On the Cedar River, the seat of Black Hawk County is part of the Waterloo-Cedar Falls metropolitan area, home to more than 170,000 people.
Waterloo is known for its industry, which developed in a sudden burst at the turn of the 20th century, and counts the agricultural multinational, John Deere among its biggest employers.
There’s a great museum detailing the evolutions of John Deere’s tractors and engines, and you can also visit three different factories in the city for guided tours.
The metropolitan area has a 100-mile trail network, which encompasses both banks of the Cedar River, leading from downtown areas to peaceful natural areas like George Wyth State Park.
1. John Deere Tractor & Engine Museum
The world-renowned agricultural machinery company, John Deere, has a history in Waterloo going back to 1918 when it purchased the Waterloo Gasoline Engine Company, famed for its Waterloo Boy tractors.
The brand is still one of Waterloo’s main employers, producing tractors, engines and components at high-tech facilities that are open for guided tours.
In 2014 John Deere opened a new museum on the site of the old Waterloo Tractor Works, which became John Deere’s first tractor factory.
Inside is a beautifully presented timeline of the company, its technology and Iowa agriculture in general, loaded with machines from the company’s storied past.
The museum has volumes of compelling historical snippets, alongside interactive exhibits to pique the interest of younger family members.
2. Waterloo Riverloop Bike Trail
Something special about Waterloo & Cedar Falls is just how easy it is to get around by bike or on foot. There are dozens of miles of multi-use trails extending to all corners of the metro area, and the Cedar River banks are particularly accessible.
Waterloo’s riverfront industrial area is served by the Riverloop, more than 16 miles long and connecting downtown Waterloo with downtown Cedar Falls.
There are three convenient river crossings allowing you to make shortcuts whenever you need. In the southeast of the city you can join the Cedar Valley Nature Trail, a pioneering 52-mile rail trail as far as Hiawatha on the old corridor of the Illinois Central Railroad, which closed in the 1970s.
3. Waterloo Center for the Arts (WCA)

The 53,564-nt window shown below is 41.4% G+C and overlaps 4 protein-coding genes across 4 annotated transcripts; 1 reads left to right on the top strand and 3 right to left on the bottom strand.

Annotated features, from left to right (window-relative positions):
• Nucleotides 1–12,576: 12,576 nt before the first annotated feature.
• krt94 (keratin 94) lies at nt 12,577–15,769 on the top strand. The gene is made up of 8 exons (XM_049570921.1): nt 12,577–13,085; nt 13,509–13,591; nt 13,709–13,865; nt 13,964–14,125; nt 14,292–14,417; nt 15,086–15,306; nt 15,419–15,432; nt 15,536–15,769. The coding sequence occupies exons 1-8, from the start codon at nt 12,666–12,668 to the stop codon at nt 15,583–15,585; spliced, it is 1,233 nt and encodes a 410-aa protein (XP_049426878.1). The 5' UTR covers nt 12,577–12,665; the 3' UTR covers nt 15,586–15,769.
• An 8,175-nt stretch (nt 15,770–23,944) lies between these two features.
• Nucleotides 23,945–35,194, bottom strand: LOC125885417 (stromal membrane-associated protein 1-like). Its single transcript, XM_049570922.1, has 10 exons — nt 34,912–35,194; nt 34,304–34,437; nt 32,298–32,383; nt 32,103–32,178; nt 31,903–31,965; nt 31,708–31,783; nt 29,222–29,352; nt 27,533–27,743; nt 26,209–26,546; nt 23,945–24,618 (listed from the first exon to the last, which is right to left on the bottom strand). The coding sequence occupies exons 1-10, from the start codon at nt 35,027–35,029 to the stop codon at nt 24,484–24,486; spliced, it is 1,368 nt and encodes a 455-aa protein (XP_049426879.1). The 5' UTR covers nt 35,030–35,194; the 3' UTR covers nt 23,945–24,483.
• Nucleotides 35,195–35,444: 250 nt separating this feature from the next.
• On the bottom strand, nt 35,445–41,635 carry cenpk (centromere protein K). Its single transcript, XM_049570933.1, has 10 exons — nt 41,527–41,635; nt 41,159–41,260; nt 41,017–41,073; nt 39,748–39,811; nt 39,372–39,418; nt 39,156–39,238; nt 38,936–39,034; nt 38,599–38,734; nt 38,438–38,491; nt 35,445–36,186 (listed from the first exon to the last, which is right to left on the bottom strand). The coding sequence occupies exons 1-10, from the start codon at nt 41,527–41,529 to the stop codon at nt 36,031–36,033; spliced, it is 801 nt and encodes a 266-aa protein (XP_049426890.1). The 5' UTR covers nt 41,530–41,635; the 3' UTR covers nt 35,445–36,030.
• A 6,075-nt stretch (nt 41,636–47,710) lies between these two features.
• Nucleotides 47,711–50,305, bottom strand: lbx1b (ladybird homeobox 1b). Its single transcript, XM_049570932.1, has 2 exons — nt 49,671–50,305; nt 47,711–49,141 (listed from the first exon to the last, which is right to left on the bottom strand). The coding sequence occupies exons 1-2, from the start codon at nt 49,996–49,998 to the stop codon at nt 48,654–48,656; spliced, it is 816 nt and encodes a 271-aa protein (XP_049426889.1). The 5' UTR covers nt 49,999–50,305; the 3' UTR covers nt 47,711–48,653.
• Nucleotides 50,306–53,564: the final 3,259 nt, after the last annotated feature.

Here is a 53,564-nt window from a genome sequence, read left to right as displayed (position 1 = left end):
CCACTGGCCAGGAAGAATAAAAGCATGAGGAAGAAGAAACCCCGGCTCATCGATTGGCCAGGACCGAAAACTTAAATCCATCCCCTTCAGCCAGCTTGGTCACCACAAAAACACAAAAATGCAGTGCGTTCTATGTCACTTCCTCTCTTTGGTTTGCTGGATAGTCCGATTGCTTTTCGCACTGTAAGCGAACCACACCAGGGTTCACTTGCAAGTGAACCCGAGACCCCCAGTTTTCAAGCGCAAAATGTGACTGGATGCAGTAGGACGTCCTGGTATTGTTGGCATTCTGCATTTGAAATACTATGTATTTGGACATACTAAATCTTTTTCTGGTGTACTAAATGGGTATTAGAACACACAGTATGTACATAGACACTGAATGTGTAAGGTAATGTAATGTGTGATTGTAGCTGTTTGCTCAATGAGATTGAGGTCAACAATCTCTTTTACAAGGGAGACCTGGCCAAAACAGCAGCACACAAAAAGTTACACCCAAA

Waterloo’s impressive riverside art museum has a series of indoor exhibition spaces, combined with the outdoor Riverloop Sculpture plaza.
The wide-range collection is particularly strong for American Decorative, Midwestern, Folk and Caribbean art, with what is the largest inventory of Haitian art outside of Haiti itself.
On a typical visit you can check out traveling exhibitions, works by Grant Wood and other eminent Iowa artists, Guatemalan textiles and wonderful selections from that large reserve of Haitian art.
The WCA also hosts a wide range of classes and workshops for a variety of skills and ages, while the complex houses the Waterloo Community Playhouse and the Phelps Youth Pavilion, which we’ll talk about next.
4. Phelps Youth Pavilion
This multimillion-dollar expansion to the Waterloo Center for the Arts opened in 2007 and has a small world of hands-on experiences for younger children.
There are more than 40 interactive exhibits at the Phelps Youth Pavilion, with an emphasis on art, culture and fun.
Children can take part in simple drawing and painting projects or embark on high-tech adventures. For example, when we made this list the featured exhibit was Dinosaur Ruckus.
This had genuine dinosaur fossils on display, and allowed children to dress up as prehistoric monsters as they learned about natural history, art and math.
5. Sullivan Brothers Iowa Veterans Museum
On November 13, 1942 five brothers from Waterloo were all killed in action during the sinking of the light cruiser, USS Juneau, at the Naval Battle of Guadalcanal.
This event gave rise to the Sole Survivor Policy, implemented just after the war. Funded by a citizens’ grassroots campaign the museum in the brothers’ honor opened in Waterloo in 2008.
The Sullivan Brothers Iowa Veterans Museum is dedicated to the state’s veterans for all wars from the Civil War to present day.
You can immersive yourself in their stories through more than 35 interactive stations, artifact-rich exhibits and the stunning, electronic Wall of Honor.
6. Lost Island
Until 2022 Adventureland in Des Moines was the only full-scale theme park in Iowa. That all changed with the unveiling of Lost Island, set on a parcel of former farmland in the southeast of Waterloo.
The attraction’s roots go back to the adjacent Lost Island Waterpark, which opened in 2001 and has a wave pool, lazy river and a choice of slides including the high-speed Lost Soul Falls.
The theme park, built at a cost of more than $100 million, boasts three roller coasters, and an array of other attractions and shows across five different zones, all infused with a Pacific Island theme.
One of the top thrill rides is the hydraulic launch coaster, at the Yuta Earth Tribe zone, with two inversions and a top speed of 75mph.
7. George Wyth Memorial State Park
On the north bank of the Cedar River, near Waterloo Regional Airport is 1,200 acres of woodland enclosing a series of scenic lakes.
The park is a haven for white-tailed deer, as well as birdlife, with over 200 species recorded here.
Summer is a fine time to be here, when you can swim at the George Wyth Beach and rent a paddleboard, kayak or canoe from Maxx Rentals Paddlesports.